A laryngectomy is a surgery to remove part or all of your larynx (voice box). It’s done to treat laryngeal cancer or severe larynx damage. People who undergo a laryngectomy can still have a good quality of life. But they must learn new ways to breathe, speak and swallow.
A laryngectomy is a surgical procedure to remove part or all of your larynx (voice box). Your larynx is above your trachea (windpipe), and it connects your nose and mouth to your lungs. Your larynx helps you speak, breathe and swallow.
You might need laryngectomy surgery if you have:
Depending on the severity of your condition, your healthcare provider may recommend a partial laryngectomy (removing part of your larynx) or a total laryngectomy (removing all of your larynx).
As of 2013, there were about 60,000 people who had undergone a laryngectomy in the United States. Today, this number is decreasing because fewer people are smoking (a leading cause of laryngeal cancer) and because newer surgical methods can sometimes treat conditions without removing the larynx.
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Before your laryngectomy, your healthcare provider will perform a complete physical examination. They’ll also recommend testing, which may include:
Your provider will also refer you to other medical professionals — like speech-language pathologists and swallowing specialists — who’ll help you prepare for recovery and life after a laryngectomy.
If necessary, counseling is available to help you quit smoking before your laryngectomy. Most providers also offer nutritional counseling to foster healthy habits after your surgery.
Before you come in for your procedure, your healthcare provider will give you a detailed list of preoperative instructions. In general, you’ll stop taking blood thinning medications temporarily. You’ll also fast the night before your laryngectomy surgery.
Your surgeon will perform a laryngectomy under general anesthesia. Once you’re comfortable, they’ll:
Following a laryngectomy, most people stay in the hospital for one to two weeks. Your medical team will track your recovery during this time.
For the first several days, you’ll get nutrition through a feeding tube. Once you’re able to swallow liquids, your provider will remove the tube.
Laryngectomy surgery removes your vocal cords. So, you’ll have to learn new ways to speak and communicate. A speech-language pathologist can help find an approach that works best for you.
A voice prosthesis (laryngectomy speaking device) sits over your stoma. With training, you can learn to move air from your lungs into your esophagus. The resulting vibrations create speech.
There are different types of voice prostheses. Ask your healthcare provider if this option could work for you.
You hold an electrolarynx (artificial larynx) against your neck to enhance your speech. Most people can use an electrolarynx after only a few days, making it one of the fastest methods to learn.
The words produced by an electrolarynx sound robotic and artificial. But it’s an excellent short- or long-term solution after laryngectomy surgery.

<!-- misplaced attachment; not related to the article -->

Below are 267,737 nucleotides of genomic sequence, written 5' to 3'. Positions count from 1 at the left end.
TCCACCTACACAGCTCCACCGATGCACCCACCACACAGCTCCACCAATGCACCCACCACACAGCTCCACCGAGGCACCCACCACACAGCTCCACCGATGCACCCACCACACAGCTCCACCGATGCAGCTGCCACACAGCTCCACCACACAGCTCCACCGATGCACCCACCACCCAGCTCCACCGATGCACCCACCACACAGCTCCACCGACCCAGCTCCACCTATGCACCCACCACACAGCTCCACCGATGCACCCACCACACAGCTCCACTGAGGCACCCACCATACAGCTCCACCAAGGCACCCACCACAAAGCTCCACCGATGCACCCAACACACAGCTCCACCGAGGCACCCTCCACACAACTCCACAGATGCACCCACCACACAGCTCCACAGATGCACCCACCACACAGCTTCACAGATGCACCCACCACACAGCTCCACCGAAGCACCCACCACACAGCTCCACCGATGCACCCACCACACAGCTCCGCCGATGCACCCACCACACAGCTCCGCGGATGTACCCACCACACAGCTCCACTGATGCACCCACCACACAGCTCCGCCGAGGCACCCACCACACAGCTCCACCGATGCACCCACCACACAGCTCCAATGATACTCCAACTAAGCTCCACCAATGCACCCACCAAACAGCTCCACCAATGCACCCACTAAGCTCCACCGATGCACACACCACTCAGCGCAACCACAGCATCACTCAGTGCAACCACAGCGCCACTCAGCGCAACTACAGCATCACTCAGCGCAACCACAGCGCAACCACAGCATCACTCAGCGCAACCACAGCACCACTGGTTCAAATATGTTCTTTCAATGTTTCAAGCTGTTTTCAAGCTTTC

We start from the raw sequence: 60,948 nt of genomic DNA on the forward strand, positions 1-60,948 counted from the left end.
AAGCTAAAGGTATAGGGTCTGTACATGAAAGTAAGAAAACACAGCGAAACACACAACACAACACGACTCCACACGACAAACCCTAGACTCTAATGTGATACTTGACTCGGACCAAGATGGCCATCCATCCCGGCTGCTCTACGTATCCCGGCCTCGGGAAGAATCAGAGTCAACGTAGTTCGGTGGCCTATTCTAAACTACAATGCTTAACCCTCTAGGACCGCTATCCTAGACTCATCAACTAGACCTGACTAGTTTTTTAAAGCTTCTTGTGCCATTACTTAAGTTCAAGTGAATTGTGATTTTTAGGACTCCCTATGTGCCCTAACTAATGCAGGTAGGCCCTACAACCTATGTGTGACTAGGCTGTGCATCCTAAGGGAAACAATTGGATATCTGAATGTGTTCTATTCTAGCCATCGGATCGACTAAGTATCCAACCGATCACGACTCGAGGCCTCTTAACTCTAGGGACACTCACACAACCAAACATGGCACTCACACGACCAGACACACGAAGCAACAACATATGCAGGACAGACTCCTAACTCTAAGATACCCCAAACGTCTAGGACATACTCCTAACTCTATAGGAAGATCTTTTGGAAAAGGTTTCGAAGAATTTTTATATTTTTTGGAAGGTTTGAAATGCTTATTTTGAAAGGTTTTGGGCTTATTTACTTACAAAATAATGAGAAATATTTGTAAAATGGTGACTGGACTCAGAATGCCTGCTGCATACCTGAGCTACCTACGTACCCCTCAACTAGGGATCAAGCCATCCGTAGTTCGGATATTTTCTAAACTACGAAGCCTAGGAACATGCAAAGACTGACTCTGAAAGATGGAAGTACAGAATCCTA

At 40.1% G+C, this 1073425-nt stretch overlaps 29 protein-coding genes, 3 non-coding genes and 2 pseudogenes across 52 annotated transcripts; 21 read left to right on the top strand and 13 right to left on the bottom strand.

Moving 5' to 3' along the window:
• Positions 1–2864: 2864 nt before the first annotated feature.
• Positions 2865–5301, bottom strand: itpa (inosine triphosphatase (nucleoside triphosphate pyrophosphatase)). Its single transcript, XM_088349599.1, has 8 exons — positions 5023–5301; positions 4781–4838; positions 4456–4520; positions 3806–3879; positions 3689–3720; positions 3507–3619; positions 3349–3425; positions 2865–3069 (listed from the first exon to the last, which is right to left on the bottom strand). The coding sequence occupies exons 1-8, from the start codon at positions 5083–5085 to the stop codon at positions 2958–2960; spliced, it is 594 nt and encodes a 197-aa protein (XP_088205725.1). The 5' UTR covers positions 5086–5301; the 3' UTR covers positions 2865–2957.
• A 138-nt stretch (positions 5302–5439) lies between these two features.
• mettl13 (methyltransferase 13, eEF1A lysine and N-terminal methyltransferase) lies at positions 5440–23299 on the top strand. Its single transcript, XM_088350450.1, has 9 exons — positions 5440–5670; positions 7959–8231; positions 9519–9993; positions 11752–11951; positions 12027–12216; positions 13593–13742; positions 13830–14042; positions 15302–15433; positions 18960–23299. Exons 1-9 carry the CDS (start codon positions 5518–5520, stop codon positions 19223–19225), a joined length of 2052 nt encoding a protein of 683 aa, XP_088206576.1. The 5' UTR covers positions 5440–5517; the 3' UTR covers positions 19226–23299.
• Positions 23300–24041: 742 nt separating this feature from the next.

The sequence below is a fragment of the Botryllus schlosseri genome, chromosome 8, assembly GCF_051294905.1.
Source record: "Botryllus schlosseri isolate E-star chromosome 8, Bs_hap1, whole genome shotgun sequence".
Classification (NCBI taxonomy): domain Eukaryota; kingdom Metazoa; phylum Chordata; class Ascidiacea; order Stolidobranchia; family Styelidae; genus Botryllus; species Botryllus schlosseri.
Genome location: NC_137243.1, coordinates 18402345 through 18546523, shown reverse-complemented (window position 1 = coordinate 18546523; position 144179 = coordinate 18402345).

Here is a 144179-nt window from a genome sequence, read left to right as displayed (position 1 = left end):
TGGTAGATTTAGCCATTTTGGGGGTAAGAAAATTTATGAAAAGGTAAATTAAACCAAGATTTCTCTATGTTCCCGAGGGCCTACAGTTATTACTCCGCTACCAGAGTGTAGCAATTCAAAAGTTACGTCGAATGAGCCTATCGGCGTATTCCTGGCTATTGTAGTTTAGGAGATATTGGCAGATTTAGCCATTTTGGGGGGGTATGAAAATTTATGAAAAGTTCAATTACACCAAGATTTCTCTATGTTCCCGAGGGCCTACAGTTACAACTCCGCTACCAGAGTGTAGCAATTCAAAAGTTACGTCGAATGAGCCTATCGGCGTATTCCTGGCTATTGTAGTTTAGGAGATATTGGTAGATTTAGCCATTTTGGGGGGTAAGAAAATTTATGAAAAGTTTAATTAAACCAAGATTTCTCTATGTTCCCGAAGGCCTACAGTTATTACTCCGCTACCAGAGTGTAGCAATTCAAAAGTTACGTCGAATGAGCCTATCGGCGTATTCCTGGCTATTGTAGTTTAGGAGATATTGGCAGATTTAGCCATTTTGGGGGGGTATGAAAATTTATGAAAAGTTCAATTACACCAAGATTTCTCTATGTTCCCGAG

Some people use esophageal speech to communicate after a laryngectomy. With this method, you can redirect air from your mouth, trap it in your throat and esophagus and use it to form speech.
Anyone who undergoes a laryngectomy will use nonverbal communication at some point during their recovery. Nonverbal communication may include:
Like any surgery, there are risks associated with laryngectomy, including:
Complications that are specific to laryngectomy include:
On average, it takes two to three weeks to recover after laryngectomy surgery. But this timeline depends on several factors, including the extent of surgery and your body’s healing capacity. Some people need longer to recover.
In most cases, a laryngectomy is successful for removing cancer. But you might need other treatments — such as chemotherapy or radiation therapy — to reduce the risk of recurrence (return). You’ll also need to see your healthcare provider for routine follow-ups.
Following your laryngectomy surgery, your medical team will work with you to help you learn new ways to breathe, speak and swallow. This includes working with a speech-language pathologist, who’ll help you communicate effectively. You’ll also learn how to properly care for your laryngectomy stoma.
Your healthcare provider will give you a detailed list of post-operative instructions. It’s important to follow these guidelines closely as you navigate your recovery.
Many people who’ve had a total laryngectomy enjoy a good quality of life. For those recovering from laryngeal cancer, long-term survival depends on several factors, including the stage and location of the tumor, whether the cancer spread and the person’s general health.
To learn more about survival rates after laryngectomy, talk to your healthcare provider.
After your laryngectomy, contact your healthcare provider if you develop a fever, pus around your incision or other signs of infection.
If you have chest pain or difficulty breathing, call 911 or head to your nearest emergency room.
A note from Cleveland Clinic
Hearing that you need a laryngectomy can feel scary, frustrating or even hopeless. Talk to your healthcare provider about how you’re feeling. They can recommend resources to guide you through your treatment. You may also wish to talk to a counselor or join a local or online support group. Learning all you can about your situation can empower you and help you make informed decisions about your health.
Last reviewed by a Cleveland Clinic medical professional on 08/29/2022.
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